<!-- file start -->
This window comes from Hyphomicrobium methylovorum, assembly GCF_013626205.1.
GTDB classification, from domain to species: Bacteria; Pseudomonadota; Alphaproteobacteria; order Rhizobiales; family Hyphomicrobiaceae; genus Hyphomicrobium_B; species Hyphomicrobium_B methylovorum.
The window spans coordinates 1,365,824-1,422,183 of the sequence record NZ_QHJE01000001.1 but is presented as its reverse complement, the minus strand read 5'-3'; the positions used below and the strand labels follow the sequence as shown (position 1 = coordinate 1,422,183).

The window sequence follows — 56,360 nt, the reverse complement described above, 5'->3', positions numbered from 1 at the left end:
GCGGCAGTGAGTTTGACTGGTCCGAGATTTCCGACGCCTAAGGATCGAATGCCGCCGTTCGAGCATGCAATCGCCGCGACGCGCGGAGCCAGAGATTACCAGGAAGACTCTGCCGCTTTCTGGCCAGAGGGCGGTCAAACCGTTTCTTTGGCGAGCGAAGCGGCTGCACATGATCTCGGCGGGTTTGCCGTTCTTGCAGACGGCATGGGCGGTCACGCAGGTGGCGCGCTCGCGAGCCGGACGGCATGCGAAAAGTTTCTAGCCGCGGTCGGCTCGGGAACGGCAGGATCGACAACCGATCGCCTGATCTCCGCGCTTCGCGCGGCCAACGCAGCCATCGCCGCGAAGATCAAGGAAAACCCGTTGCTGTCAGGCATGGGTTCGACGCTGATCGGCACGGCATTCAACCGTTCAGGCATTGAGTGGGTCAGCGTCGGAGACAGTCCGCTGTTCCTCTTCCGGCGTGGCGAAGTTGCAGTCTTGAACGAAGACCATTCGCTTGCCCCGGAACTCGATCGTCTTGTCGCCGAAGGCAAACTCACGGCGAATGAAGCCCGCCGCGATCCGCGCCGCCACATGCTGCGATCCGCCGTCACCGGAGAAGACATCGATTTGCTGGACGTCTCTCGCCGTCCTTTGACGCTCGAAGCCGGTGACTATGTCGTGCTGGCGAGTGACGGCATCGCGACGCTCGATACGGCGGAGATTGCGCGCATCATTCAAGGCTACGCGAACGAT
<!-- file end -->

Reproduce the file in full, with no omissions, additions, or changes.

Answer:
This window comes from Hyphomicrobium methylovorum, assembly GCF_013626205.1.
GTDB classification, from domain to species: Bacteria; Pseudomonadota; Alphaproteobacteria; order Rhizobiales; family Hyphomicrobiaceae; genus Hyphomicrobium_B; species Hyphomicrobium_B methylovorum.
The window spans coordinates 1,365,824-1,422,183 of the sequence record NZ_QHJE01000001.1 but is presented as its reverse complement, the minus strand read 5'-3'; the positions used below and the strand labels follow the sequence as shown (position 1 = coordinate 1,422,183).

The window sequence follows — 56,360 nt, the reverse complement described above, 5'->3', positions numbered from 1 at the left end:
GCGGCAGTGAGTTTGACTGGTCCGAGATTTCCGACGCCTAAGGATCGAATGCCGCCGTTCGAGCATGCAATCGCCGCGACGCGCGGAGCCAGAGATTACCAGGAAGACTCTGCCGCTTTCTGGCCAGAGGGCGGTCAAACCGTTTCTTTGGCGAGCGAAGCGGCTGCACATGATCTCGGCGGGTTTGCCGTTCTTGCAGACGGCATGGGCGGTCACGCAGGTGGCGCGCTCGCGAGCCGGACGGCATGCGAAAAGTTTCTAGCCGCGGTCGGCTCGGGAACGGCAGGATCGACAACCGATCGCCTGATCTCCGCGCTTCGCGCGGCCAACGCAGCCATCGCCGCGAAGATCAAGGAAAACCCGTTGCTGTCAGGCATGGGTTCGACGCTGATCGGCACGGCATTCAACCGTTCAGGCATTGAGTGGGTCAGCGTCGGAGACAGTCCGCTGTTCCTCTTCCGGCGTGGCGAAGTTGCAGTCTTGAACGAAGACCATTCGCTTGCCCCGGAACTCGATCGTCTTGTCGCCGAAGGCAAACTCACGGCGAATGAAGCCCGCCGCGATCCGCGCCGCCACATGCTGCGATCCGCCGTCACCGGAGAAGACATCGATTTGCTGGACGTCTCTCGCCGTCCTTTGACGCTCGAAGCCGGTGACTATGTCGTGCTGGCGAGTGACGGCATCGCGACGCTCGATACGGCGGAGATTGCGCGCATCATTCAAGGCTACGCGAACGAT